The Incompleteness of Fact
In a tragically auspicious moment of social media scrolling, a video of a nutritionist I follow appeared on my phone as I lay flat under the misty monsoon sky of Salalah in swimwear; I wasn’t going to jump in the pool, because it would be too cold to come out of. My skin had been absorbing the humid air as the small screen I held hovering over my face spit out audio calling an end to the normalization of bloating—because bloating, the woman on video announced in a tone that sounded final, was not normal. This was declared unquestionably, like a fact of God. Here I was, in another bout of complicated body dysmorphia in which I both love and hate my protruding stomach, in a sticky swimsuit, listening to the dogma of uncontextualized fact.
I want to be generous. I can see she’s trying to say many things, that discomfort should not be the way in which you constantly find yourself, that food has its complicated origins in nourishment and survival, and that a body bloated is, in some ways, a symptom of it at odds with its mere responsibility to digest. Even more generously, the nutritionist’s conviction is trying to alarm us at how we might be socially conditioning ourselves to muting our bodies and its physiological relationship to modern consumption habits.
But I also want to engage. I want to have a conversation, and say that the nature of any relationship to food is itself a modern product. Food, now, can come from anywhere, and anything. Excessive bloating can be a symptom of something abnormal that ought to be checked out, or it could be a body’s particularities in its lived experience, such as the runner’s inoffensive dependence on bread as a food. None of this is particularly natural.
Neither is this video—purporting information that is meant to be helpful—existing in the ether, where the impulse to engage, or to give feedback, is reduced to the function of a comment made on a qwerty keyboard, with no body language or intention translated except by means of a character limit of 180. Knowing something is ecological—it depends on the company we keep, the articles we read, whether we pay attention to our surroundings while walking in a city or if we tune them out. What I know, and what you know, are necessarily different. Bloating may not be normal, but neither are the ways in which we, producer and social media consumer alike, are coming to that conclusion with a false sense of shared understanding. So when I find myself troubled and turned off by well-meaning advice, it’s because even biology needs social and cultural context. Who, what, where, when, and why remain the critical components of telling a story.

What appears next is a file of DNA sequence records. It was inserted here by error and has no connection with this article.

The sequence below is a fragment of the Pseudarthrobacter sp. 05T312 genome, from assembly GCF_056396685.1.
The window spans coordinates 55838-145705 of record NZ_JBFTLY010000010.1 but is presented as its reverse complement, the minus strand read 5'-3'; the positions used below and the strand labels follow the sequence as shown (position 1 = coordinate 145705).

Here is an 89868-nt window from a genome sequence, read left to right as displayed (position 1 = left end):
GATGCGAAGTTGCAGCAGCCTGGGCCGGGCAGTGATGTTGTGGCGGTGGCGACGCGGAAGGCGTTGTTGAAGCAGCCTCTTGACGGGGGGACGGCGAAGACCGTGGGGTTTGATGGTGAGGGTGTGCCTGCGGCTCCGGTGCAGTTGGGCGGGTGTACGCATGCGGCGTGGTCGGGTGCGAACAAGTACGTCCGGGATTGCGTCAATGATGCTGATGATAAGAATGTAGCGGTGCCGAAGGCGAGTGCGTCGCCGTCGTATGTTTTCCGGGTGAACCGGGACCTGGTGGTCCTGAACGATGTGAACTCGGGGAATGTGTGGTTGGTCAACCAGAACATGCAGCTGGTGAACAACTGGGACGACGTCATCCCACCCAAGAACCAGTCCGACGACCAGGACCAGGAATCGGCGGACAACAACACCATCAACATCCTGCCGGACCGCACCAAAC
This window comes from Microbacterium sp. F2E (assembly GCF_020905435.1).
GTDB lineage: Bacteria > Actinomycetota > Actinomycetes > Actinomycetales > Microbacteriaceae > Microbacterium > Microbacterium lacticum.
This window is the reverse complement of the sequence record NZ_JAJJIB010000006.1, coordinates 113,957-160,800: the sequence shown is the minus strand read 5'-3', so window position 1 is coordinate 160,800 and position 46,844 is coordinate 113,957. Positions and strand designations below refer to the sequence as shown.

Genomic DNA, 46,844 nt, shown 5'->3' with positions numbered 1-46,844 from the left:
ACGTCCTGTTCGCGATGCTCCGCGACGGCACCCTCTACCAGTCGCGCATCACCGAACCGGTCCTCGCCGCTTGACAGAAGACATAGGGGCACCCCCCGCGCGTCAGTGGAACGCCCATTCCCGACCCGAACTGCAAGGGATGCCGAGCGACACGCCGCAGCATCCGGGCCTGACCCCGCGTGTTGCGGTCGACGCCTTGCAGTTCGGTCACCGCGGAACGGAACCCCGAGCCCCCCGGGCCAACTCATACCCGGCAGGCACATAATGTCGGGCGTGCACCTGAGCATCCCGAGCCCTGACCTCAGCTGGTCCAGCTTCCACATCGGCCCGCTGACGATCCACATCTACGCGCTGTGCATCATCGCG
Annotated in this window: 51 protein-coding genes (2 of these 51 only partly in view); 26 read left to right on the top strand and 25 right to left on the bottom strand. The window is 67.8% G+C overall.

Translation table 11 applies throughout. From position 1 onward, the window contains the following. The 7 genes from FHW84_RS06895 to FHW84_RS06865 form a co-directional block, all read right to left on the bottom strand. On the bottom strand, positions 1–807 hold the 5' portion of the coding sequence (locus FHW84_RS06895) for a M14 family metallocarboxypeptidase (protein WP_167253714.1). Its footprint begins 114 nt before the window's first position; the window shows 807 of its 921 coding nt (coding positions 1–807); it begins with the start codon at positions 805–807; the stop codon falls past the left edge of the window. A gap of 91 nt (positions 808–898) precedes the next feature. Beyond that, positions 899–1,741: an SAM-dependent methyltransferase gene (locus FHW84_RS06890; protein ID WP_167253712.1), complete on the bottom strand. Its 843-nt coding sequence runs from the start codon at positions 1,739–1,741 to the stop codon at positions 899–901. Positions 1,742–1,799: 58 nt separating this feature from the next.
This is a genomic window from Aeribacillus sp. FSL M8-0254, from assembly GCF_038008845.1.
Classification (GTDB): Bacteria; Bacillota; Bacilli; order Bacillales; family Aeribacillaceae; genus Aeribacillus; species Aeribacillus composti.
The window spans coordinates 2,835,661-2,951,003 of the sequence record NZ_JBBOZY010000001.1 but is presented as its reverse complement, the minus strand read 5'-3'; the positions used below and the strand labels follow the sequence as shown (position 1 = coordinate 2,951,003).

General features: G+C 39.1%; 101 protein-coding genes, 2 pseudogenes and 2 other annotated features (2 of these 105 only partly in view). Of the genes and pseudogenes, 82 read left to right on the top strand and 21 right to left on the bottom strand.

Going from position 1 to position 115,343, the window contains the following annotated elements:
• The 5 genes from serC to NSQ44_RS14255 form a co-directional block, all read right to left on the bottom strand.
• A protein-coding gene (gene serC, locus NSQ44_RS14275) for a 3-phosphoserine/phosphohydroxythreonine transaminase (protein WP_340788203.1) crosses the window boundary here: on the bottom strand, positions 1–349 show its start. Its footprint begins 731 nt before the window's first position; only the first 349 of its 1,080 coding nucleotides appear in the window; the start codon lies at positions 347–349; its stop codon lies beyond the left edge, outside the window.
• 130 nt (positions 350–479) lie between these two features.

The abundance of kinds of information and of seemingly contradictory facts that don’t engage with one another reproduces mistrust and anxiety. Glucose is bad, a study shows why, and a biochemist who brands her identity with bright colors presents this in a convincingly lucid manner. Then, a doctor, whose certifications exist boringly, responds—noting precisely what the study doesn’t reveal. Both of their cases make sense. But that’s where they end, in so far as providing us with a complete picture. We’re fucked because objective knowledge only works when we first know when glucose is bad, who it’s bad for, and under what conditions, and also: are we addicted to sugar because of mass industrialization or is it an anecdotal version of evolutionary theory? There are so many things to consider, and a lack of context collapses that depth.
But misinformation is a beast bred by online narrativizing as well. Context provides a fuller picture, but not necessarily an accurate one. This dangerously enables us to rely on narrative as a way to make sense of senseless things, the way conspiracy does. Stories have a way of feeling true because of their finality. Diet Coke, which is good, is bad for you. Vaccines are biological weapons, and the private interests wrapped up in their dissemination is telling. These tales give us a once upon a time, and they give us a the end, conveniently doing the work of making sense and erasing the possibility of an alternative, stickier, and more complicated version of reality. Endings are good for making memories out of sweet things, but not for knowledge. In real life, things fluctuate. We change, we change back, and we change forward.